21 Effective Crisis Management Plan Examples

A crisis could affect your finances, reputation, and resources. Whatever happens, an effective crisis comms plan is needed to deal with the unexpected issues efficiently. We’ll talk about some successful crisis management examples.

published: November 18, 2022
updated: March 11, 2024

What is crisis management?

Crisis management is managing potential threats and mitigating the damage they could do.

A company can deal with a crisis if it knows what to do should such a situation arise. Working to reposition the company, communicating effectively, and making plans to ensure it doesn’t happen again are all part of crisis management.

Identifying and responding to problems as soon as they arise is essential. By doing so, you can control your narrative and messaging more strongly. See below for our excellent PR crisis handling examples.

Learn more about crisis management

Why is it important ?

You've probably heard the saying, "when it rains it pours." The meaning behind this is that when something bad happens, other bad things usually occur at the same time. This is no truer than when a crisis strikes. Crises often trigger a domino effect where one problem leads to another. A data breach is one thing, but further investigations may expose other security weaknesses, leading to legal issues and loss of customer trust. Lesson: when one crisis happens, you're more susceptible to another.

A crisis management plan helps prepare for such scenarios. With a well-devised plan, you can lessen (or even avoid) a crisis. Long-term reputation damage and revenue loss are less likely when your staff are fully prepared for the unexpected. Bad news spreads like wildfire, and your actions (or lack thereof) will be broadcast online, where they'll likely stay for a long time. An unexpected crisis will also drag teams away from their usual objectives, possible leading to slower business growth.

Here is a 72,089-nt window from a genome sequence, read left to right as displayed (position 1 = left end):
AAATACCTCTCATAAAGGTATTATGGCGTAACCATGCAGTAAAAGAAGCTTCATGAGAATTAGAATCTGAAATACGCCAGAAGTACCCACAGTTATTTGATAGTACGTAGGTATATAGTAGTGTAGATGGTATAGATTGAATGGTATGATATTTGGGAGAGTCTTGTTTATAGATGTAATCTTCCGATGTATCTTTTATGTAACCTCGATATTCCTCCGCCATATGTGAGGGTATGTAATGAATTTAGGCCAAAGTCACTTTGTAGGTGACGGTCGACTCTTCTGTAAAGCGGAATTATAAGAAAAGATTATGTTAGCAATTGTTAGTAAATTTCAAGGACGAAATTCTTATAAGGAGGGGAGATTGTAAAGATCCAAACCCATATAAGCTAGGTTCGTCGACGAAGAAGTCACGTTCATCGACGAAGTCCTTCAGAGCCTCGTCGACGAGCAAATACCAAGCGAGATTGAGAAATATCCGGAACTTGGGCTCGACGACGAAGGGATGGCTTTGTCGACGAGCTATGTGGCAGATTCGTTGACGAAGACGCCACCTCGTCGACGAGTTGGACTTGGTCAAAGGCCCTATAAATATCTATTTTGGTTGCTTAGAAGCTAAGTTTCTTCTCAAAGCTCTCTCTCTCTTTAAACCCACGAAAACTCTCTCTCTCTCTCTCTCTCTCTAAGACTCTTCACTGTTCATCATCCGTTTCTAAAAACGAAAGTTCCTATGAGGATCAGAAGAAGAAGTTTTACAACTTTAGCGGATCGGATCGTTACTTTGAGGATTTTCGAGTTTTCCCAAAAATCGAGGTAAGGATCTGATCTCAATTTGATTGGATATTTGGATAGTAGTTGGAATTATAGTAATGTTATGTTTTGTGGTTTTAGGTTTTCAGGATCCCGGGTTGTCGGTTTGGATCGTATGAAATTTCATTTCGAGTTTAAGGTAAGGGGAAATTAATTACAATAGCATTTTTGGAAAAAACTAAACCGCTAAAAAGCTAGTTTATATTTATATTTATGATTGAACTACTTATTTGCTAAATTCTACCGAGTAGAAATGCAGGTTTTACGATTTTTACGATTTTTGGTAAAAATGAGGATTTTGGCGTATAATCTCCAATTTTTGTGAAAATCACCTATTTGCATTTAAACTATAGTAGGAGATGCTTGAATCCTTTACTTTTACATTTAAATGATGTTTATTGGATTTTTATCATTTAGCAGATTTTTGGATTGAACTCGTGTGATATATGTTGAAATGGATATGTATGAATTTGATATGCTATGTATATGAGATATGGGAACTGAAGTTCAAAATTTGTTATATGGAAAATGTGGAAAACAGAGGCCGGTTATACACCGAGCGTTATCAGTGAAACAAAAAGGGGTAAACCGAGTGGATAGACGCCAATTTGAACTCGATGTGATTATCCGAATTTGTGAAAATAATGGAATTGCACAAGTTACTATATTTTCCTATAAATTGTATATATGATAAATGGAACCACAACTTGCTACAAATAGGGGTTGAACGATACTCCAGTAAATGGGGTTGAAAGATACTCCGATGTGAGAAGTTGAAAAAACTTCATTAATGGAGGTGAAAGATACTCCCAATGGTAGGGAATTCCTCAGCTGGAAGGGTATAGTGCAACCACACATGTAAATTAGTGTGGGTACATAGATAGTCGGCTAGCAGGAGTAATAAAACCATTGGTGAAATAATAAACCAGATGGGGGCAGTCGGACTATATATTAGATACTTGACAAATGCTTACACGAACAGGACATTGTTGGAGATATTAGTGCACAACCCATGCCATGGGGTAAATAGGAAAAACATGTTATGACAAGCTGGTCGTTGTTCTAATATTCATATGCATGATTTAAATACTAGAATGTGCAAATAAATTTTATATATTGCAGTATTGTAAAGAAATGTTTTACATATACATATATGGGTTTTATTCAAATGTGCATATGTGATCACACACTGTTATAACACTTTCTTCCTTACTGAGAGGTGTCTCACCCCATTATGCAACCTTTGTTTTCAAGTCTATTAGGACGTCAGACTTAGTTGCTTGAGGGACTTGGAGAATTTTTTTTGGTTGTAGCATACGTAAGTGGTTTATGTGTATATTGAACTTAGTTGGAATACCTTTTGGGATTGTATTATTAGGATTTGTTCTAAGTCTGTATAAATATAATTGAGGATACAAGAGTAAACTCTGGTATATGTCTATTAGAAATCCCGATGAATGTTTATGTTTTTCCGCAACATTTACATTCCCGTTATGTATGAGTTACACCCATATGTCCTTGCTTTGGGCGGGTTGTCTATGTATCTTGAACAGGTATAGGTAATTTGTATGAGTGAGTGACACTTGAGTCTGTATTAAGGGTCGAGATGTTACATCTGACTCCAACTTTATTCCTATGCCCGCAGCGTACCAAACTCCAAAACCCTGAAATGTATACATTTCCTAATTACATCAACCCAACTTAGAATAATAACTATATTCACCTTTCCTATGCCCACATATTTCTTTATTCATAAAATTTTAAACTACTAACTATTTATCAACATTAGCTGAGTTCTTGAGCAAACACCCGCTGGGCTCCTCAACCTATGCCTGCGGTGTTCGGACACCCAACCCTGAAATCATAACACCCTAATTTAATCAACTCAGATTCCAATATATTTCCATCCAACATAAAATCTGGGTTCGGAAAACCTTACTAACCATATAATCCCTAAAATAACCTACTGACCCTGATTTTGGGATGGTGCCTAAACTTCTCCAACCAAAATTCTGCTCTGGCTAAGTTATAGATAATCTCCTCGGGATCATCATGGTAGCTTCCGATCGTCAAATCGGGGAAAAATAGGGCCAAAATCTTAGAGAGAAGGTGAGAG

21 great crisis communication examples

We’ve collected twenty examples of brands that have achieved effective crisis management, highlighting various approaches. No one size fits all, but you’ll notice some common themes of what works.



What could be worse than a chicken restaurant running out of chicken? KFC managed to do just that in the UK in a situation called Chickengate. They simultaneously had significant problems with suppliers, logistics companies, and other supply chain issues, causing a lack of chicken arriving at restaurants resulting in their restaurants needing to close. However, the way that KFC dealt with it was to see the funny side. They made light of the situation and were honest. They made clear that they would not sacrifice quality. By conveying their standards, they prioritized their customers and reputation.

KFC crisis communication example

KFC then followed up with this:

Crisis communication PR KFC